The ASX 200 is the Australian stock market index. It tracks the value of the 200 largest public companies based on their market capitalisation. Market capitalisation is just industry talk meaning value.
It is calculated by taking the stock price and multiplying it by the number of outstanding shares. So for example if XYZ Widgets had 1 million shares valued at $10 each it would have a market capitalisation of $10m.
With that in mind it means that the ASX 200 changes. A company could have the value of its stock go up and break into the top 200. The opposite is also true.
So if at the end of the day you see that the ASX 200 has increased by 1% that means that on average out of the top 200 companies in Australia, there has been a 1% increase in value.
Of course averages can be misleading. A certain sector such as banking may have increased significantly but stocks in the energy sector decreased in value.
Below is the breakdown of the ASX 200 by industry. As you can see financials represent 35% or 1 in 3 companies in the ASX 200.
Chart from http://www.marketindex.com.au/asx200
This chart represents the 1 year return of the ASX 200. As you can see it’s sitting at 3.17%. But as mentioned before just looking at averages is misleading. Let’s look at some other sectors.
Consumer Staple companies have only increased by 1.4% for the 12 months. This represents you food and beverage companies and non-durable household goods.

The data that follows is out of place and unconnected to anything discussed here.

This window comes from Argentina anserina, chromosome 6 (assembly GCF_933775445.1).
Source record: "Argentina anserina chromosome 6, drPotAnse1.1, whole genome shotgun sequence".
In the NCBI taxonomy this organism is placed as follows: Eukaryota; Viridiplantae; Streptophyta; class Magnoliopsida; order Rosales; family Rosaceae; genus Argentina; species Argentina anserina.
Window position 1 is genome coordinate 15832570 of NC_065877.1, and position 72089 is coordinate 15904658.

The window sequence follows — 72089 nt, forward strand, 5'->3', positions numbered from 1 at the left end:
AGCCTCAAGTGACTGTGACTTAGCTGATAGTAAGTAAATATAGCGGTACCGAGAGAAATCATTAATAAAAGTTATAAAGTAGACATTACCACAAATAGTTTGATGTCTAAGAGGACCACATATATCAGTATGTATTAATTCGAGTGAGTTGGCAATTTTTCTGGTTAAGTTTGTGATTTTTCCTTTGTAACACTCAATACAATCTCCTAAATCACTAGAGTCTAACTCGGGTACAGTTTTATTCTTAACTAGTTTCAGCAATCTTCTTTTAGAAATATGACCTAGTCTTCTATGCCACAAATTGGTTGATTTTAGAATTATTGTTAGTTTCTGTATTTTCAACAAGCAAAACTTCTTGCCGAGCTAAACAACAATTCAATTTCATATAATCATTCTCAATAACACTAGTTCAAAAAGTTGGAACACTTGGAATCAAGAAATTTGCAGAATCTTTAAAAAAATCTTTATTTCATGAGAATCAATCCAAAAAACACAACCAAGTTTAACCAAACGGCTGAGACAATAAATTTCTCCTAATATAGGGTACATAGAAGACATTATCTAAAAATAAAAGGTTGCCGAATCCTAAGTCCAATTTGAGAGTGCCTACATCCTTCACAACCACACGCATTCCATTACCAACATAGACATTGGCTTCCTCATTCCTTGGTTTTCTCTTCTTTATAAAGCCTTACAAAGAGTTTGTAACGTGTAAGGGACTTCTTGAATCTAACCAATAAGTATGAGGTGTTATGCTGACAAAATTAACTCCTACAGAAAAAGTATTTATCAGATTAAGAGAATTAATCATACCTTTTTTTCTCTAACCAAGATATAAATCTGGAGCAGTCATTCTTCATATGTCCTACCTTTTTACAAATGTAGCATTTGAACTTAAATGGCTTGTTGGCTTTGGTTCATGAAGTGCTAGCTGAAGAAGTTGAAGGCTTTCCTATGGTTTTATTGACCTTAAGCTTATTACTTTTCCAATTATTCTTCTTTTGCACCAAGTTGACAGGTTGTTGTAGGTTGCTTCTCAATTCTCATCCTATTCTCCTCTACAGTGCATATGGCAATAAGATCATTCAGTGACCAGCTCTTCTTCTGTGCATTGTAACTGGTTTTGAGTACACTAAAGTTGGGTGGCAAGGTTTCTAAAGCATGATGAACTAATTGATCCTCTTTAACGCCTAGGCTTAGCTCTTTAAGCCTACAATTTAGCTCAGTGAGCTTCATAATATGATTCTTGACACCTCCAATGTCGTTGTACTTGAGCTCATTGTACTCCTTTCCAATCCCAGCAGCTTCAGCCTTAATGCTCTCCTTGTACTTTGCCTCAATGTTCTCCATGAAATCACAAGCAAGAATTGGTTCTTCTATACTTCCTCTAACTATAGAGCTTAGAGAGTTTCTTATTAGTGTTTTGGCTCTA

These includes stocks such as Woolworths and Coca-Cola. Generally items that people can’t live without.
*Reading chart = value on left and date down the bottom
The ASX 200 is also used as a performance guide. You can invest in a fund that mirrors the exact performance of the top 200 companies in Australia.
This would have resulted in a 3.17% gain in 12 months. Fund managers aim to use their own savvy to out perform this index and get better returns for their clients.
The other factor to look at is that shares are the riskiest asset to invest in so you would want a good reward. Cash on the other hand is one of the safest in terms of your capital doesn’t backwards.
Over the past 12 months you could have received an almost risk free 3% from a term deposit or 3.17% in shares.
A very interesting bet
Warren Buffett is a big fan of passive investing. In fact at the end of 2007 he during the GFC he made a bet with a fund manager that he could invest in an index fund and it would outperform 5 hedge funds over the next 10 years.
The result? After 9 years the index fund had a compound annual return of 7.1% while the hedge funds were 2.2% per year. The biggest thing impacting the return on the hedge fund is the fees. You pay fees upwards of 1% PLUS a performance fee.